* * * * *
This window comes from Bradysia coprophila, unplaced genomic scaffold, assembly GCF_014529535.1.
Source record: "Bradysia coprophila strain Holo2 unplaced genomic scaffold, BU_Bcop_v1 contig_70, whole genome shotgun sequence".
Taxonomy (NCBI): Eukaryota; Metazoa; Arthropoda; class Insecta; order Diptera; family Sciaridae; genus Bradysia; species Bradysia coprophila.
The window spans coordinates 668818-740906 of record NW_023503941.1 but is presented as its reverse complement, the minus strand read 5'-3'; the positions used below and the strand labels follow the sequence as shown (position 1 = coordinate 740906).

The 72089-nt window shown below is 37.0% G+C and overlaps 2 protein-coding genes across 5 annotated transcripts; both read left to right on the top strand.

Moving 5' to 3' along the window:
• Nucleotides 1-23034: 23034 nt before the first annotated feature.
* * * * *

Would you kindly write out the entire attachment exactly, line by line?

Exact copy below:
This window comes from Bradysia coprophila, unplaced genomic scaffold, assembly GCF_014529535.1.
Source record: "Bradysia coprophila strain Holo2 unplaced genomic scaffold, BU_Bcop_v1 contig_70, whole genome shotgun sequence".
Taxonomy (NCBI): Eukaryota; Metazoa; Arthropoda; class Insecta; order Diptera; family Sciaridae; genus Bradysia; species Bradysia coprophila.
The window spans coordinates 668818-740906 of record NW_023503941.1 but is presented as its reverse complement, the minus strand read 5'-3'; the positions used below and the strand labels follow the sequence as shown (position 1 = coordinate 740906).

The 72089-nt window shown below is 37.0% G+C and overlaps 2 protein-coding genes across 5 annotated transcripts; both read left to right on the top strand.

Moving 5' to 3' along the window:
• Nucleotides 1-23034: 23034 nt before the first annotated feature.